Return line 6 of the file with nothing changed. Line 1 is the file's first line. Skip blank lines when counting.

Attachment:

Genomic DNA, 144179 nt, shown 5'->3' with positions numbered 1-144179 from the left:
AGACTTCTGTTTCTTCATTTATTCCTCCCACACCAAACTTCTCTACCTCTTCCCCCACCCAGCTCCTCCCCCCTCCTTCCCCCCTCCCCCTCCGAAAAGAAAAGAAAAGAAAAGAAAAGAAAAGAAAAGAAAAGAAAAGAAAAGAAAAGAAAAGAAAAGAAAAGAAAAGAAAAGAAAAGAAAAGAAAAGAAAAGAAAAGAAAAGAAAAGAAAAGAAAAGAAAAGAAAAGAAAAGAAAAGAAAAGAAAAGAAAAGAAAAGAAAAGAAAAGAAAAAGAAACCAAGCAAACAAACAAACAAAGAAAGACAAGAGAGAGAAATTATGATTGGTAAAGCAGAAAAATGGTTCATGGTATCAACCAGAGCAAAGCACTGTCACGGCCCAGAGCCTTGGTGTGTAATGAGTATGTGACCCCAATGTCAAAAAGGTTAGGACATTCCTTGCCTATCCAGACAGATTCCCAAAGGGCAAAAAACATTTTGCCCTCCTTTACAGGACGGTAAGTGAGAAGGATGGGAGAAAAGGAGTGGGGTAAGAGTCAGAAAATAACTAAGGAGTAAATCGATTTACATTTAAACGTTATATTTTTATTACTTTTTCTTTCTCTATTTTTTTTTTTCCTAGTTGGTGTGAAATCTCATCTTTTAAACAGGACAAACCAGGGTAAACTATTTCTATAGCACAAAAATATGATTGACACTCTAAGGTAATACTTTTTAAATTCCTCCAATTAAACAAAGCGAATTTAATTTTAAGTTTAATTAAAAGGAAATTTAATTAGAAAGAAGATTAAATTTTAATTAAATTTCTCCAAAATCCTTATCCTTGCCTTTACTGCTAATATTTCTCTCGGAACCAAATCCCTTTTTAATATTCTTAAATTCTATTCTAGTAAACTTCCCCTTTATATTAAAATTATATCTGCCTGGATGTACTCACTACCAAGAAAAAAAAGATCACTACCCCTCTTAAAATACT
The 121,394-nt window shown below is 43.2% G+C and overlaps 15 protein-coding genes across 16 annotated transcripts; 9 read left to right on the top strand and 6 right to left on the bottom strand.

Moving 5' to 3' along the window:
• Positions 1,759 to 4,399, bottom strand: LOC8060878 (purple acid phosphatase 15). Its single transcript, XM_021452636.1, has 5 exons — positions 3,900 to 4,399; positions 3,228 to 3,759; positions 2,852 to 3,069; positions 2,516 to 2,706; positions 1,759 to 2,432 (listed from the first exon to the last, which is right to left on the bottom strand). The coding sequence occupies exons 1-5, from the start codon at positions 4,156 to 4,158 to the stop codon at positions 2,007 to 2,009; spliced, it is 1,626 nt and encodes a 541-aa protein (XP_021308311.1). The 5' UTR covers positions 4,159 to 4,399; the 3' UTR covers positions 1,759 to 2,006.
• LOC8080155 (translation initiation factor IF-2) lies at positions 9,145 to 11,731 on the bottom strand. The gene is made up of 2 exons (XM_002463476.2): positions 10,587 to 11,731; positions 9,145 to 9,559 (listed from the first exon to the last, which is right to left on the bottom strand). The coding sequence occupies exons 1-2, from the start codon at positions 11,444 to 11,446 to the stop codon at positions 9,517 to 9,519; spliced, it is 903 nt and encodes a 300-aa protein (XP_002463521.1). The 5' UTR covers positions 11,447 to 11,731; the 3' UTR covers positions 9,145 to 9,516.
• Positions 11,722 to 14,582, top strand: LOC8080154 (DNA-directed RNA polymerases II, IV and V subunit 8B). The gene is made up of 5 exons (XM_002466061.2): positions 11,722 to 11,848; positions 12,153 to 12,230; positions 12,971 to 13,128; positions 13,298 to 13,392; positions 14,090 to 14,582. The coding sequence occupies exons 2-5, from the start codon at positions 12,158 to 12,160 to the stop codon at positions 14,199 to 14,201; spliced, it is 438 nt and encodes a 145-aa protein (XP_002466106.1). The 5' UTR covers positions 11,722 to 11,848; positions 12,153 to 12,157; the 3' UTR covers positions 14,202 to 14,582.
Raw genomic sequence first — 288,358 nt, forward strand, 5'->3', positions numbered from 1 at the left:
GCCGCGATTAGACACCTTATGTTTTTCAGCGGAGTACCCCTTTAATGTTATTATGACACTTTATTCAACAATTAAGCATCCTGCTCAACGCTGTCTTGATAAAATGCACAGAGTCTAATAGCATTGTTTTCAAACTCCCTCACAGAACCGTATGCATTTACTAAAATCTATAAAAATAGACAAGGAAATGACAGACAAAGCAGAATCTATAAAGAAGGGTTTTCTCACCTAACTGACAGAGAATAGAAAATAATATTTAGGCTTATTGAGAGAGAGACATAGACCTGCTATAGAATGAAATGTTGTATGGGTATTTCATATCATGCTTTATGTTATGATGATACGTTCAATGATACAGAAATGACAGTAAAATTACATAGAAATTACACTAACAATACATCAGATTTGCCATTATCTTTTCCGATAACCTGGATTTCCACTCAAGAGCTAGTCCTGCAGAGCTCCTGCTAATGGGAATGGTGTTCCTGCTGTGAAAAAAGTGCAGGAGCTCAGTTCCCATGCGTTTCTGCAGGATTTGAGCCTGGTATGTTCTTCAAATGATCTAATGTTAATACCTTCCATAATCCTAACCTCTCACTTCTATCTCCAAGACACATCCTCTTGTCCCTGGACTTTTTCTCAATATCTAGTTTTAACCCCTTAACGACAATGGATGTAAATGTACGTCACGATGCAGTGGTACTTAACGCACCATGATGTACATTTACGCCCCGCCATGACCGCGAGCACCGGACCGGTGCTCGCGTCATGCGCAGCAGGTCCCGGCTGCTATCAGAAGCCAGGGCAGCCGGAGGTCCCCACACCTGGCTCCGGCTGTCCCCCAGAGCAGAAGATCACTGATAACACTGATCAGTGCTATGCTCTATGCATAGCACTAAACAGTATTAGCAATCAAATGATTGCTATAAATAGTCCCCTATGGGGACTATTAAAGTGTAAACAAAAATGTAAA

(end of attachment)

• LOC8080155 (translation initiation factor IF-2) lies at positions 9,145 to 11,731 on the bottom strand. The gene is made up of 2 exons (XM_002463476.2): positions 10,587 to 11,731; positions 9,145 to 9,559 (listed from the first exon to the last, which is right to left on the bottom strand). The coding sequence occupies exons 1-2, from the start codon at positions 11,444 to 11,446 to the stop codon at positions 9,517 to 9,519; spliced, it is 903 nt and encodes a 300-aa protein (XP_002463521.1). The 5' UTR covers positions 11,447 to 11,731; the 3' UTR covers positions 9,145 to 9,516.